Hasteola suaveolens (L.) Pojark.
False Indian Plantain
CC = 9
CW = -3
MOC = 9
Family - Asteraceae/Senecioneae
Habit - Perennial forb, the rootstock with somewhat fleshy roots and slender, fleshy rhizomes.
Stem - Erect, to 1.8 m, unbranched, usually unbranched below the inflorescence, usually finely lined or grooved, glabrous or nearly so.
Leaves - Basal and alternate, simple, petiolate, progressively reduced in size from the stem base to the tip, glabrous or nearly so. Basal and lowermost stem leaves long-petiolate, the blades simple, 15-35 cm long, sharply triangular to hastate, tapered to a sharply pointed tip, with a pair of spreading, triangular basal lobes, the base otherwise truncate to nearly cordate, tapering abruptly to the petiole, the margins sharply toothed, the venation palmate with 1 main vein and a pair of spreading main veins running into the lobes. Upper leaves with progressively shorter petioles, the uppermost leaves usually narrowly lanceolate and unlobed.
Inflorescence - Terminal and axillary panicles of heads, broadly rounded or flat-topped.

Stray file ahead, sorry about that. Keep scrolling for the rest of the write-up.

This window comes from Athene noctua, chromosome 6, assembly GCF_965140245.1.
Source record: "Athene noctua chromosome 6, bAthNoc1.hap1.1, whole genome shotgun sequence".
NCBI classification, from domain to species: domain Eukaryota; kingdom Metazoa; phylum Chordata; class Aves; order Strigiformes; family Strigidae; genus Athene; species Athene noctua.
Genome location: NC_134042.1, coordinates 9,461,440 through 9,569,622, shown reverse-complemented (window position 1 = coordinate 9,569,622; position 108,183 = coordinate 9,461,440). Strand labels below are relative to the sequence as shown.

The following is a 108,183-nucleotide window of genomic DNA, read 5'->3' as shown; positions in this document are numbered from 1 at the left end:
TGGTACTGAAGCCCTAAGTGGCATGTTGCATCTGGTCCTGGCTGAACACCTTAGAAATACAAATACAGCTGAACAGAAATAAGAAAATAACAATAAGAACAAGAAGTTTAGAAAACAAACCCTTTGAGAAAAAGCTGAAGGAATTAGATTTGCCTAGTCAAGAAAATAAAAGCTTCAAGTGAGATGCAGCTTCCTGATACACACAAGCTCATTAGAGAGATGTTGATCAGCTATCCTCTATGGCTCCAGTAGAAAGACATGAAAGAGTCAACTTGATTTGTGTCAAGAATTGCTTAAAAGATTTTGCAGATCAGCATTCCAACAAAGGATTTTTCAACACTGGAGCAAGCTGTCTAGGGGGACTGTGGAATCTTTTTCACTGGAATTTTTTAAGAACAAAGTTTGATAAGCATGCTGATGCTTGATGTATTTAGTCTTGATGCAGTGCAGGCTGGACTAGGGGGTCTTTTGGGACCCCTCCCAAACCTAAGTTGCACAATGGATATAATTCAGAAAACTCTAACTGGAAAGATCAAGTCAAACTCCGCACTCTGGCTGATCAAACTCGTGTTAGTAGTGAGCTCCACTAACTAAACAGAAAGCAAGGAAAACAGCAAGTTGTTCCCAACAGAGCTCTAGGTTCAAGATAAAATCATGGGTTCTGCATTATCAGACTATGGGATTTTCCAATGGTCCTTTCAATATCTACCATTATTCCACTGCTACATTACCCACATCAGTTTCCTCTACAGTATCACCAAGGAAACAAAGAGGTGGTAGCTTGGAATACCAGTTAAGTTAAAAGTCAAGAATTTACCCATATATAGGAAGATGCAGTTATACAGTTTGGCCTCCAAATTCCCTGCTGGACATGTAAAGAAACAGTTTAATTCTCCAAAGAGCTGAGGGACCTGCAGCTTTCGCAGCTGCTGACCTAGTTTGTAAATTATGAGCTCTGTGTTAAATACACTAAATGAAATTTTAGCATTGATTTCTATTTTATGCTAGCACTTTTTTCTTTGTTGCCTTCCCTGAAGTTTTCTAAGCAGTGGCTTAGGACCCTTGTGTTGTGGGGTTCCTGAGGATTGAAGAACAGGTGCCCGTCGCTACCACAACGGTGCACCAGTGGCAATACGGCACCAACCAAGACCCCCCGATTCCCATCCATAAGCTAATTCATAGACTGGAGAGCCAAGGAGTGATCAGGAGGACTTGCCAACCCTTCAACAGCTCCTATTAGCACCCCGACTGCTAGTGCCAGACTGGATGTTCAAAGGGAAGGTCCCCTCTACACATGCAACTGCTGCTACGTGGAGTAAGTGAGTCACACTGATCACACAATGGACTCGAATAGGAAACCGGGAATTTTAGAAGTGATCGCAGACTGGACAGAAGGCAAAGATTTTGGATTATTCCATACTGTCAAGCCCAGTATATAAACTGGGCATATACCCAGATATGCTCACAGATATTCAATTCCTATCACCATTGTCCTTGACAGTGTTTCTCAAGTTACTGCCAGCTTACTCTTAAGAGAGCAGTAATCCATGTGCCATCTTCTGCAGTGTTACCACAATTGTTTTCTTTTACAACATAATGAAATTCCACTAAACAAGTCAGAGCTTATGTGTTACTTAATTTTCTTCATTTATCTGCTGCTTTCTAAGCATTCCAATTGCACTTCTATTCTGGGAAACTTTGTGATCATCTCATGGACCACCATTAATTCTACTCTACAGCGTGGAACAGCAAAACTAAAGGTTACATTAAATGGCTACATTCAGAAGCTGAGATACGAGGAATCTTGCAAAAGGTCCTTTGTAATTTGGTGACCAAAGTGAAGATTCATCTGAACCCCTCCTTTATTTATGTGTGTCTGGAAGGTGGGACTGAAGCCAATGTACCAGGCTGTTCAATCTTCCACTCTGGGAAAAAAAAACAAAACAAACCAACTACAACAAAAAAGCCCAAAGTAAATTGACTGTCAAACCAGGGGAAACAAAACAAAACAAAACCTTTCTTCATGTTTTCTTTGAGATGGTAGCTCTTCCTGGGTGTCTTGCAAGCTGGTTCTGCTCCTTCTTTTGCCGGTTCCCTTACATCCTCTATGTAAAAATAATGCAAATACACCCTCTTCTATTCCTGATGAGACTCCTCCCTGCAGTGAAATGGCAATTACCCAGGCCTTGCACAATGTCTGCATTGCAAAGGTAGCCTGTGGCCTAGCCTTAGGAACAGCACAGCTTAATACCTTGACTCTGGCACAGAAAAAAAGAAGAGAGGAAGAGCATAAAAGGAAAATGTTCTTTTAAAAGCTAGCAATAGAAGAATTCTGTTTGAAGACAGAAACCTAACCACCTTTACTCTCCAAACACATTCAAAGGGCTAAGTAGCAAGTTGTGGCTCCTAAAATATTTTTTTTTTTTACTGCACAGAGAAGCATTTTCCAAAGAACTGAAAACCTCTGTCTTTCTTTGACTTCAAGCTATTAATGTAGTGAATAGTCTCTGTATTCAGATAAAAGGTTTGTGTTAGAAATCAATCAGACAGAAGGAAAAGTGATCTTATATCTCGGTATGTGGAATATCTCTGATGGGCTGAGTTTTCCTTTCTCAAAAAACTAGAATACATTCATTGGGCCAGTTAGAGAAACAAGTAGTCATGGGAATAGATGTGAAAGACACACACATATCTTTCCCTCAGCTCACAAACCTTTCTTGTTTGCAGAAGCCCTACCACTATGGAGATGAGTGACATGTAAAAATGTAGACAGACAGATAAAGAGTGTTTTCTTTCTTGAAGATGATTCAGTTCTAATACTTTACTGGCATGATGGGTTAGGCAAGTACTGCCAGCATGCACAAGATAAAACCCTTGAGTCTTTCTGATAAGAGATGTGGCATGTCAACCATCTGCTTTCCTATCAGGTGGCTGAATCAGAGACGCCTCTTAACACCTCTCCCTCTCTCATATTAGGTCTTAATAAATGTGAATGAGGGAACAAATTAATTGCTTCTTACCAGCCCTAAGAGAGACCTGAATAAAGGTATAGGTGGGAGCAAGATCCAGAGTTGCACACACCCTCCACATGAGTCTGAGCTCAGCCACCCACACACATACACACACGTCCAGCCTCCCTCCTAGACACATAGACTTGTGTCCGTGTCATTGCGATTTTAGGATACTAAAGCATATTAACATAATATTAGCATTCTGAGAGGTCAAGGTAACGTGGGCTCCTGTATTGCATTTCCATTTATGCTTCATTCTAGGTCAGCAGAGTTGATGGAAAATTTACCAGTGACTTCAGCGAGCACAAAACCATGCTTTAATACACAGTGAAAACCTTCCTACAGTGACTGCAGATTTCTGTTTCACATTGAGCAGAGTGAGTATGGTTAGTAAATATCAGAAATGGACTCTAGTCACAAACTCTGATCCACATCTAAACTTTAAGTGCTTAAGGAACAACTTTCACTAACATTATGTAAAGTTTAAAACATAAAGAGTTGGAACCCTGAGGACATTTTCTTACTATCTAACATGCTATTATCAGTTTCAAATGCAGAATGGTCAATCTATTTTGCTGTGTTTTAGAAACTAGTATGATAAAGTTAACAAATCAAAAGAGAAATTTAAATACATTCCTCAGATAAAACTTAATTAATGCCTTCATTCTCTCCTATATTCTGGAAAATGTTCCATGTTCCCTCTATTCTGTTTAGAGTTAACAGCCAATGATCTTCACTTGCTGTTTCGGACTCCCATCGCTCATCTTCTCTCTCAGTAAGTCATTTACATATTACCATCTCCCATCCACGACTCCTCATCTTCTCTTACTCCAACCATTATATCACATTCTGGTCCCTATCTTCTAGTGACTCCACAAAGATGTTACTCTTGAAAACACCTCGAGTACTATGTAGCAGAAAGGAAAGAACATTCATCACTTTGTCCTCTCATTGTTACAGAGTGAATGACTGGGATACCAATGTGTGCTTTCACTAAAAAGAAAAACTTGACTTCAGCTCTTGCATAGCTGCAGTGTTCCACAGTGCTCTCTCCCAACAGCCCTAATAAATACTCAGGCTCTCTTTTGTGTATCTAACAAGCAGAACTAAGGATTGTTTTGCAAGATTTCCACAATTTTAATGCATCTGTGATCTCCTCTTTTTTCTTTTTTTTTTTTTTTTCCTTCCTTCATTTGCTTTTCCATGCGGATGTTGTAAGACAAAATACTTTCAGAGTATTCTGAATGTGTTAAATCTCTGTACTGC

Heads - Discoid, short-to long-stalked, mostly with 20-45 florets. Involucre 10-14 mm long, narrowly bell-shaped, the bracts in 2 series, sometimes sparsely and minutely hairy near the base and/or tip, the inner series of 10-15 bracts, these relatively flat dorsally and typically whitened near apex, the outer series of 5-11 bracts, these 1/2 or more as long as the inner series, spreading, uniformly green.
Florets - Disk florets 20-45 per head, the corollas 8-12 mm long, white or cream colored. Style branches with a stigmatic line along each inner margin. Pappus of numerous capillary bristles. Ray florets absent.
Fruits - Achenes 5-8 mm long, more or less linear in outline, not flattened, 8-12-ribbed, glabrous, light brown to pale green.
Flowering - July - September.
Habitat - Bottomland forests, bases of sheltered bluffs, sloughs, streambanks.
Origin - Native to the U.S.
Lookalikes - None close.
Other info. - This interesting species is uncommon in Missouri, reported from only in a few counties mostly clustered in the east-central part of the state. Beyond Missouri its range extends across parts of the northeastern U.S., though it is uncommon in most places. The plant is perhaps most striking when in bud, with the spreading outer involucral bracts and nearly white inner bract tips giving rise to a characteristic "starry" appearance. The hastate lower leaves are also distinctive.
Photographs taken along Tuque Creek, Warren County, MO, 8-19-2010, Little Lost Creek Conservation Area, Warren County, MO, 7-12-2012, 9-6-2015, and 9-6-2016, and along the Chubb Trail, St. Louis County, MO, 8-29-2017 (SRTurner).